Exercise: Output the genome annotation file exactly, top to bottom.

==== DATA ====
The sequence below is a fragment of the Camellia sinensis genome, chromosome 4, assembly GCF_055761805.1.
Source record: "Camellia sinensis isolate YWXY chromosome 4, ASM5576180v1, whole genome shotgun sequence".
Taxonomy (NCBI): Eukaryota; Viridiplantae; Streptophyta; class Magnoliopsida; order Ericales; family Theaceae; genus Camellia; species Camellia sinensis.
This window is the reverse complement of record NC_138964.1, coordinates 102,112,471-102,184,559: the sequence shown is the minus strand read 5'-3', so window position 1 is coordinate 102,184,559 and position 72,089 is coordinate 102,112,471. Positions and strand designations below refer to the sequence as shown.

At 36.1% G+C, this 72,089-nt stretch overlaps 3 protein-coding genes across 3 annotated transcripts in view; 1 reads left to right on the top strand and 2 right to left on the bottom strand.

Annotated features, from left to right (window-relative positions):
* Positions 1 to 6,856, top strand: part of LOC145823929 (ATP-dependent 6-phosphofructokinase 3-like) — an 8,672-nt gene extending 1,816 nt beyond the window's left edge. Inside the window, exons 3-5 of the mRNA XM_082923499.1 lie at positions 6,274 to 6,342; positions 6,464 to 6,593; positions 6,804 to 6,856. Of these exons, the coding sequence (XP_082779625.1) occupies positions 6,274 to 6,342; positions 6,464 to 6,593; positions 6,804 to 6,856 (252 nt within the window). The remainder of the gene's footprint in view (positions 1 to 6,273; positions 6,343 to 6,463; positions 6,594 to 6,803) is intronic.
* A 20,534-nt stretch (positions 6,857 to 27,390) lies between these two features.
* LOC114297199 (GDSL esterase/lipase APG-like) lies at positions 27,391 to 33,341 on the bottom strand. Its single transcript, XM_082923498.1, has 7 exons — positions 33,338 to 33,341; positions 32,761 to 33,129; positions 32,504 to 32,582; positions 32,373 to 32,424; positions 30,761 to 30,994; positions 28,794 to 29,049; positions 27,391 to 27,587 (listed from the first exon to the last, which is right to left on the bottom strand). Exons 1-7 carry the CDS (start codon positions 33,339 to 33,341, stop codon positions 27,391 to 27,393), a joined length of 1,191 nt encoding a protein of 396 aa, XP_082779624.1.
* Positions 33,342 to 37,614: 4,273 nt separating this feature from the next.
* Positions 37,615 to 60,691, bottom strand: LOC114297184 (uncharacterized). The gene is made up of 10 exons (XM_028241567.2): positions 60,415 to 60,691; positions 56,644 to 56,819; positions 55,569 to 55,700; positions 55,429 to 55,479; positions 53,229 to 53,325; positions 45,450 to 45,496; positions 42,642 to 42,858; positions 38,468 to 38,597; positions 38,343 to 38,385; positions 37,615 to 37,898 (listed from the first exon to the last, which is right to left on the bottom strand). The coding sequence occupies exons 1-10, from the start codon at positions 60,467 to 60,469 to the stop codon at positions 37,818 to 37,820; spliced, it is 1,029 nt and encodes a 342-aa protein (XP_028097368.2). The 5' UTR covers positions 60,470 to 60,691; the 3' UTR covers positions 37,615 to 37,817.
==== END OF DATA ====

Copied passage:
The sequence below is a fragment of the Camellia sinensis genome, chromosome 4, assembly GCF_055761805.1.
Source record: "Camellia sinensis isolate YWXY chromosome 4, ASM5576180v1, whole genome shotgun sequence".
Taxonomy (NCBI): Eukaryota; Viridiplantae; Streptophyta; class Magnoliopsida; order Ericales; family Theaceae; genus Camellia; species Camellia sinensis.
This window is the reverse complement of record NC_138964.1, coordinates 102,112,471-102,184,559: the sequence shown is the minus strand read 5'-3', so window position 1 is coordinate 102,184,559 and position 72,089 is coordinate 102,112,471. Positions and strand designations below refer to the sequence as shown.

At 36.1% G+C, this 72,089-nt stretch overlaps 3 protein-coding genes across 3 annotated transcripts in view; 1 reads left to right on the top strand and 2 right to left on the bottom strand.

Annotated features, from left to right (window-relative positions):
* Positions 1 to 6,856, top strand: part of LOC145823929 (ATP-dependent 6-phosphofructokinase 3-like) — an 8,672-nt gene extending 1,816 nt beyond the window's left edge. Inside the window, exons 3-5 of the mRNA XM_082923499.1 lie at positions 6,274 to 6,342; positions 6,464 to 6,593; positions 6,804 to 6,856. Of these exons, the coding sequence (XP_082779625.1) occupies positions 6,274 to 6,342; positions 6,464 to 6,593; positions 6,804 to 6,856 (252 nt within the window). The remainder of the gene's footprint in view (positions 1 to 6,273; positions 6,343 to 6,463; positions 6,594 to 6,803) is intronic.
* A 20,534-nt stretch (positions 6,857 to 27,390) lies between these two features.
* LOC114297199 (GDSL esterase/lipase APG-like) lies at positions 27,391 to 33,341 on the bottom strand. Its single transcript, XM_082923498.1, has 7 exons — positions 33,338 to 33,341; positions 32,761 to 33,129; positions 32,504 to 32,582; positions 32,373 to 32,424; positions 30,761 to 30,994; positions 28,794 to 29,049; positions 27,391 to 27,587 (listed from the first exon to the last, which is right to left on the bottom strand). Exons 1-7 carry the CDS (start codon positions 33,339 to 33,341, stop codon positions 27,391 to 27,393), a joined length of 1,191 nt encoding a protein of 396 aa, XP_082779624.1.
* Positions 33,342 to 37,614: 4,273 nt separating this feature from the next.
* Positions 37,615 to 60,691, bottom strand: LOC114297184 (uncharacterized). The gene is made up of 10 exons (XM_028241567.2): positions 60,415 to 60,691; positions 56,644 to 56,819; positions 55,569 to 55,700; positions 55,429 to 55,479; positions 53,229 to 53,325; positions 45,450 to 45,496; positions 42,642 to 42,858; positions 38,468 to 38,597; positions 38,343 to 38,385; positions 37,615 to 37,898 (listed from the first exon to the last, which is right to left on the bottom strand). The coding sequence occupies exons 1-10, from the start codon at positions 60,467 to 60,469 to the stop codon at positions 37,818 to 37,820; spliced, it is 1,029 nt and encodes a 342-aa protein (XP_028097368.2). The 5' UTR covers positions 60,470 to 60,691; the 3' UTR covers positions 37,615 to 37,817.